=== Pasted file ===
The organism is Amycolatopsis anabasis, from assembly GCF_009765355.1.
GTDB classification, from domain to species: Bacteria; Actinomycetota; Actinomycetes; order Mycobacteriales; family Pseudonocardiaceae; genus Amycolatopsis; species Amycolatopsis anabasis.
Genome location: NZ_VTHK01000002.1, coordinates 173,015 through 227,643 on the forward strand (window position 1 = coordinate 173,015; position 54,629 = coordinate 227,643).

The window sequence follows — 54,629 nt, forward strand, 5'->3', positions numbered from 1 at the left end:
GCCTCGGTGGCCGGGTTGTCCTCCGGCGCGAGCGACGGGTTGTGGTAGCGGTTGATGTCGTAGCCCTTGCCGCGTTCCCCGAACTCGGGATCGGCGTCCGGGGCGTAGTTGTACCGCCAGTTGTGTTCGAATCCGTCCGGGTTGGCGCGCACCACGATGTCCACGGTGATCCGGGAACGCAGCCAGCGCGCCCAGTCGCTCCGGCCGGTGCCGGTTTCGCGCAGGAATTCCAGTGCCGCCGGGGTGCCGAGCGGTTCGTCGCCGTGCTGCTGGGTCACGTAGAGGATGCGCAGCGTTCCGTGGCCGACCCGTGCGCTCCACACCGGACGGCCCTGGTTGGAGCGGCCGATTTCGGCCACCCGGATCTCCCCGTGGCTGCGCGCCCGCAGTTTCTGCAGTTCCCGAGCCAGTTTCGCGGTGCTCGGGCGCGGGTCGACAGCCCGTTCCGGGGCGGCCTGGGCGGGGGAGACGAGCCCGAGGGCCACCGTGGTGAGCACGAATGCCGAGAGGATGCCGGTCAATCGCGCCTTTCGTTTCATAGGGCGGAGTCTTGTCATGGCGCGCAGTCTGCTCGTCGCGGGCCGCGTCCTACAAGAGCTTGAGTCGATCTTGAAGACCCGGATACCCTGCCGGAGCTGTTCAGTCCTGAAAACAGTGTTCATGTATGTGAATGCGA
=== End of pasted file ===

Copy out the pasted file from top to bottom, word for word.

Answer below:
The organism is Amycolatopsis anabasis, from assembly GCF_009765355.1.
GTDB classification, from domain to species: Bacteria; Actinomycetota; Actinomycetes; order Mycobacteriales; family Pseudonocardiaceae; genus Amycolatopsis; species Amycolatopsis anabasis.
Genome location: NZ_VTHK01000002.1, coordinates 173,015 through 227,643 on the forward strand (window position 1 = coordinate 173,015; position 54,629 = coordinate 227,643).

The window sequence follows — 54,629 nt, forward strand, 5'->3', positions numbered from 1 at the left end:
GCCTCGGTGGCCGGGTTGTCCTCCGGCGCGAGCGACGGGTTGTGGTAGCGGTTGATGTCGTAGCCCTTGCCGCGTTCCCCGAACTCGGGATCGGCGTCCGGGGCGTAGTTGTACCGCCAGTTGTGTTCGAATCCGTCCGGGTTGGCGCGCACCACGATGTCCACGGTGATCCGGGAACGCAGCCAGCGCGCCCAGTCGCTCCGGCCGGTGCCGGTTTCGCGCAGGAATTCCAGTGCCGCCGGGGTGCCGAGCGGTTCGTCGCCGTGCTGCTGGGTCACGTAGAGGATGCGCAGCGTTCCGTGGCCGACCCGTGCGCTCCACACCGGACGGCCCTGGTTGGAGCGGCCGATTTCGGCCACCCGGATCTCCCCGTGGCTGCGCGCCCGCAGTTTCTGCAGTTCCCGAGCCAGTTTCGCGGTGCTCGGGCGCGGGTCGACAGCCCGTTCCGGGGCGGCCTGGGCGGGGGAGACGAGCCCGAGGGCCACCGTGGTGAGCACGAATGCCGAGAGGATGCCGGTCAATCGCGCCTTTCGTTTCATAGGGCGGAGTCTTGTCATGGCGCGCAGTCTGCTCGTCGCGGGCCGCGTCCTACAAGAGCTTGAGTCGATCTTGAAGACCCGGATACCCTGCCGGAGCTGTTCAGTCCTGAAAACAGTGTTCATGTATGTGAATGCGA